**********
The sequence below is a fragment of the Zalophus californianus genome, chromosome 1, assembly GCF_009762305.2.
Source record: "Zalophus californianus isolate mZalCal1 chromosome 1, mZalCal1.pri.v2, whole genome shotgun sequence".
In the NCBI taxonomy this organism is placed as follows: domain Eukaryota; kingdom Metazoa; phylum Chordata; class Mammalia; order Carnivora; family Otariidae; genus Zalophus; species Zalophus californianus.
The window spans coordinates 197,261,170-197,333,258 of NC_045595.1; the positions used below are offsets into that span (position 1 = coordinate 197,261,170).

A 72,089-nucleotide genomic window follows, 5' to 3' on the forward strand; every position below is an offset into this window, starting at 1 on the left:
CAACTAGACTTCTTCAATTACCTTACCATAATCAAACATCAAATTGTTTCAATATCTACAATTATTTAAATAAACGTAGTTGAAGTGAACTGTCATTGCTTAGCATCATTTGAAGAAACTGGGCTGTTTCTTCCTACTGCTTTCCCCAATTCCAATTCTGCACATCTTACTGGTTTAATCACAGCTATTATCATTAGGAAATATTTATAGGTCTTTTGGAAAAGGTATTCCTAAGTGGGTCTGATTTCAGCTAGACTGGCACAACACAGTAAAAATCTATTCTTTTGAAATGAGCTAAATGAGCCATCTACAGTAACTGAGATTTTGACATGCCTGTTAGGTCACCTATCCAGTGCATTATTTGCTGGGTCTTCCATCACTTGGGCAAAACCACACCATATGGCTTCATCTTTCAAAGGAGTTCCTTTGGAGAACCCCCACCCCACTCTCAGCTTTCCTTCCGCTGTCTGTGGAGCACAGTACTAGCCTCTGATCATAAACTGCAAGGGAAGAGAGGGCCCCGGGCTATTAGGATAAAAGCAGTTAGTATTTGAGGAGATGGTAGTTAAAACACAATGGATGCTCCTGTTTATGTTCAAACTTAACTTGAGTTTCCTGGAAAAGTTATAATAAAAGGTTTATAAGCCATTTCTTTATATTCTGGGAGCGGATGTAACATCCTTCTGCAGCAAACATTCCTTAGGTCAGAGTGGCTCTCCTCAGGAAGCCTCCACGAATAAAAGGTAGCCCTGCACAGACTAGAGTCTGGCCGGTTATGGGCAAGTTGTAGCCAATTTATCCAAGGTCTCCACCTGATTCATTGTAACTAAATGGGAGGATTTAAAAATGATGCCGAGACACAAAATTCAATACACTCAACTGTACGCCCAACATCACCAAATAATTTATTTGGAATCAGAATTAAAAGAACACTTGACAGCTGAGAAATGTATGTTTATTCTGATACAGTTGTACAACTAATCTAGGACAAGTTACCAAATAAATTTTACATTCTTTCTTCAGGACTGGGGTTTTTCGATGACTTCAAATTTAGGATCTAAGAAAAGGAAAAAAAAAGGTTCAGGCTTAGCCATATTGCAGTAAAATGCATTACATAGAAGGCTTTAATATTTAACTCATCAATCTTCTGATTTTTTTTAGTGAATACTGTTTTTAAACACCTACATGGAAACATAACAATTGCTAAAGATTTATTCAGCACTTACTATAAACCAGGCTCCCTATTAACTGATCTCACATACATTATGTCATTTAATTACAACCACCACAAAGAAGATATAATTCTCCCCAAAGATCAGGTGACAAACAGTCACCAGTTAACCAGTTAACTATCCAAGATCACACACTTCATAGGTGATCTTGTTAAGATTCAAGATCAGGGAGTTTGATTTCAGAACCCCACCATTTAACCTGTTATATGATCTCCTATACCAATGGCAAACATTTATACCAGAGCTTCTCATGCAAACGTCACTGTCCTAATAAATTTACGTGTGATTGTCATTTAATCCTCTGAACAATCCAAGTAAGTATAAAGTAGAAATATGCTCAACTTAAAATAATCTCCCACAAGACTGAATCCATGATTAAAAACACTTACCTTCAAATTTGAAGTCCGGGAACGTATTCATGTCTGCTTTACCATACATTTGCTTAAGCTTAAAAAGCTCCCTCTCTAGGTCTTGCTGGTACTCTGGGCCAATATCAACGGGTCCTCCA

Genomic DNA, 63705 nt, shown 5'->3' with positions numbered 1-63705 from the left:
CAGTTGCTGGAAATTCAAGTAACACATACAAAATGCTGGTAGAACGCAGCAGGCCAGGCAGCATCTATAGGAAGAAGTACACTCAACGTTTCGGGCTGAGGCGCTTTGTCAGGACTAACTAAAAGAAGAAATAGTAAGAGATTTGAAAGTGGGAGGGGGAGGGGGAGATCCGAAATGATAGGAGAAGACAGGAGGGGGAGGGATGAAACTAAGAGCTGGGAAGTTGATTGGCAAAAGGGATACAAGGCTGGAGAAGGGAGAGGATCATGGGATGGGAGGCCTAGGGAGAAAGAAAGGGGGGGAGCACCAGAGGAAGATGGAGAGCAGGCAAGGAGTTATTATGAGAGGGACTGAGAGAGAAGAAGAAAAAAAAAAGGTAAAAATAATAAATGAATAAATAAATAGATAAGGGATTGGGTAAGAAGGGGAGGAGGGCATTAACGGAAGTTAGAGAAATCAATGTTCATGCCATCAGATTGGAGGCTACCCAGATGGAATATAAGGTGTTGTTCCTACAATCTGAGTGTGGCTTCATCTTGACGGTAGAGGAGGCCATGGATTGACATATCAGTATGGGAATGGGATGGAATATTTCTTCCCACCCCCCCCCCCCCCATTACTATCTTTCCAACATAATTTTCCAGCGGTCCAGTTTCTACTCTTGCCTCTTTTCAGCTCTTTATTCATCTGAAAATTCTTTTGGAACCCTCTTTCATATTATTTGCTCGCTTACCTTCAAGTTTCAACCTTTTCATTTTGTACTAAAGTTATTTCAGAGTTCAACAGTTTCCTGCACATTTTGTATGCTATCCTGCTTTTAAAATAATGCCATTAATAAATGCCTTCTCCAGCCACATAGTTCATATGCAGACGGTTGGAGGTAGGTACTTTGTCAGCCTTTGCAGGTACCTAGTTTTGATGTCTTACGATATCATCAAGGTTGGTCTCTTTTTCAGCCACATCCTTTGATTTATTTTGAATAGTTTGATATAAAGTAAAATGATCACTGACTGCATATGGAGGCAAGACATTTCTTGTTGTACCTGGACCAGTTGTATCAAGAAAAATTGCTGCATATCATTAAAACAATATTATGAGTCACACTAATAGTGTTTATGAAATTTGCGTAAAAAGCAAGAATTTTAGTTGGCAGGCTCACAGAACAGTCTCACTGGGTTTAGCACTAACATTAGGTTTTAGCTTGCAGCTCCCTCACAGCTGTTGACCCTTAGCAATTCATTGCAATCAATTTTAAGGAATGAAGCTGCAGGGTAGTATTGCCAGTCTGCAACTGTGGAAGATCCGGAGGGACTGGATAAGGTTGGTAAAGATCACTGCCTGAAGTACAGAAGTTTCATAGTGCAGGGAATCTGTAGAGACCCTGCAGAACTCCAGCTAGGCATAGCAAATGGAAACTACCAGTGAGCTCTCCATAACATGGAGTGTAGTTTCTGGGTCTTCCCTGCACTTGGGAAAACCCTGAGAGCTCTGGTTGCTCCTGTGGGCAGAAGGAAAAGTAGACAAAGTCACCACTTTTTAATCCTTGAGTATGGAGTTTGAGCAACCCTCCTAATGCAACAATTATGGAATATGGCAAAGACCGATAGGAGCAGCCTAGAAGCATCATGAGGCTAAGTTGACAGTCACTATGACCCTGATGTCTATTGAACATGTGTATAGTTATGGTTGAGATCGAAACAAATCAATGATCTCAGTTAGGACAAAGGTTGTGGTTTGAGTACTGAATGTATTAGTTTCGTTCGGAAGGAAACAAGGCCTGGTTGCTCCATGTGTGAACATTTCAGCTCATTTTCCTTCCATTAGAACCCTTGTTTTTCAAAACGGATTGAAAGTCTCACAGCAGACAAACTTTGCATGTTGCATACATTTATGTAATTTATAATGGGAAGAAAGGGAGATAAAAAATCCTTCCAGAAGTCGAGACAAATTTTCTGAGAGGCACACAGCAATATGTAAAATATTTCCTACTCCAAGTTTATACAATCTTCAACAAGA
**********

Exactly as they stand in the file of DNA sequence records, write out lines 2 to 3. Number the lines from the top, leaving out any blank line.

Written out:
Source record: "Zalophus californianus isolate mZalCal1 chromosome 1, mZalCal1.pri.v2, whole genome shotgun sequence".
In the NCBI taxonomy this organism is placed as follows: domain Eukaryota; kingdom Metazoa; phylum Chordata; class Mammalia; order Carnivora; family Otariidae; genus Zalophus; species Zalophus californianus.